BOOK REVIEW: Taran Matharu – The Novice (Summoner #1)

A dazzling RPG-like magical world with a healthy touch of politics, racism and self-actualization.

Title: The Novice (Summoner #1)
Author: Taran Matharu
Publisher: Feiwel and Friends
Publish Date: May 5, 2015

Goodreads: 4.2/5
Barnes and Noble: 4.7/5

SYNOPSIS:

When blacksmith apprentice Fletcher discovers that he has the ability to summon demons from another world, he travels to Adept Military Academy. There the gifted are trained in the art of summoning. Fletcher is put through grueling training as a battlemage to fight in the Hominum Empire’s war against orcs. He must tread carefully while training alongside children of powerful nobles. The power hungry, those seeking alliances, and the fear of betrayal surround him. Fletcher finds himself caught in the middle of powerful forces, with only his demon Ignatius for help.

As the pieces on the board maneuver for supremacy, Fletcher must decide where his loyalties lie. The fate of an empire is in his hands. The Novice is the first in a trilogy about Fletcher, his demon Ignatius, and the war against the Orcs.

 

WHAT I LIKED

The Magic and The Action.

I read this book for this purpose and it certainly did not disappoint! The magical rules aren’t completely new. If you are fond of playing RPG games, Summoners and their abilities should not be new to you. This is the type of book for gamers-slash-readers, people who like the balance of each.

The Characters were…so.

The characters aren’t amazing or significant for me. But not entirely annoying as well. If not for Ignatius, I would not even have liked Fletcher. I am looking forward to see more action from the Elven Princess and the Dwarfs but Matharu may have saved that for the next books though.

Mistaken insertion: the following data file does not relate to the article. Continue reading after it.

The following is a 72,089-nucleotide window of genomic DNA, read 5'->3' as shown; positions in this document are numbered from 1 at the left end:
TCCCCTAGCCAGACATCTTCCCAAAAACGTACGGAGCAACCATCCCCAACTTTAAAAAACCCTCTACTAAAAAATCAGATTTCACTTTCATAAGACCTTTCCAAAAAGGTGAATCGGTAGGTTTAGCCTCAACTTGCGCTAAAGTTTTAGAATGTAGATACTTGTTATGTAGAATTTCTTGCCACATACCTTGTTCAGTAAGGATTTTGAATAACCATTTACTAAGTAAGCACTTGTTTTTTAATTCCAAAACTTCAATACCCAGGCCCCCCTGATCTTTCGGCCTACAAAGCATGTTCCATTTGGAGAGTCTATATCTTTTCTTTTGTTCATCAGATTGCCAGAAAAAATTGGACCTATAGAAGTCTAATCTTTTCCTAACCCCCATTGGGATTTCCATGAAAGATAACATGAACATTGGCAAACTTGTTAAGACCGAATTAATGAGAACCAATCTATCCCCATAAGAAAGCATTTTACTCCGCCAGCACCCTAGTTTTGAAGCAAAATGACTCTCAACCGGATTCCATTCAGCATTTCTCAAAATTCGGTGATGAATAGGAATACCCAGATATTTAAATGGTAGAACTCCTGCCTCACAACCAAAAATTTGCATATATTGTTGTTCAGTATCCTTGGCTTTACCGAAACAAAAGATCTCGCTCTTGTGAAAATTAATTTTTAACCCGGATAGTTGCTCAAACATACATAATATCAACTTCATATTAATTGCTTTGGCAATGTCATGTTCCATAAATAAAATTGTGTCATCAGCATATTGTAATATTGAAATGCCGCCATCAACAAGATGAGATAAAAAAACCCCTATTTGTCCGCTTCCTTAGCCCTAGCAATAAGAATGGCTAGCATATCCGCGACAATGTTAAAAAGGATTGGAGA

The Plot got me going.

After surviving the grueling first few chapters of heavy world-building, the plot finally rolls into a whirlwind of magic school lessons as well as worldly politics among royals. The short chapters helps in moving along the plot exactly at points where it becomes too long and boring.

The Lack of Romance.

Hooray! There isn’t even a bit of it. With all the politics and fighting in the world, I could not imagine Fletcher even looking for one or finding one. And that makes this book more genuine. It reminds me of Harry Potter and the Sorcerer’s Stone where it was all about friendship and adventure which should be the focus of people Fletcher’s age.

 

WHAT I DID NOT LIKE

The Writing.

The first chapter is crap. Sorry. It was a much too lengthy chapter of simply one scene that had very minimal relation to the rest of the book. (Well, it had but I won’t spoil.)

The first few chapters are much too slow. Matharu surely took his time in building the world, however, the descriptions becomes too long and specific that there is no place for the reader’s imagination. The writing is much too technical and direct that I literally skimmed half of the book without missing any details.

The Annoying Nemeses.

Tarquin and Isadora are complete brats. You just hate them right off the bat and I think there is minimal characterization on their part as antagonists. As much as the protagonists develop towards the end of the book, the antagonists should have also. Instead Matharu has them as lazy and confident rich kids who got beaten in the exams. Not surprising.

The Almost Perfect Hero

Fletcher is fine as a main character. However, I find him uninteresting. Sure, his background is from an unknown village and struggled to survive and that he fought his way to win at the academy. I just find it unrealistic that he did not struggle with his powers and it all came naturally to him. And when he did struggle, the rest of the commoners suffered the same which made him completely insignificant. I just wish to see more development in the next books.

 

OVERALL: 4 stars

Stars 4.0

A good read. Fans of high fantasy should have a good time reading into this.

 

 

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Hope you guys found my review entertaining and informative.

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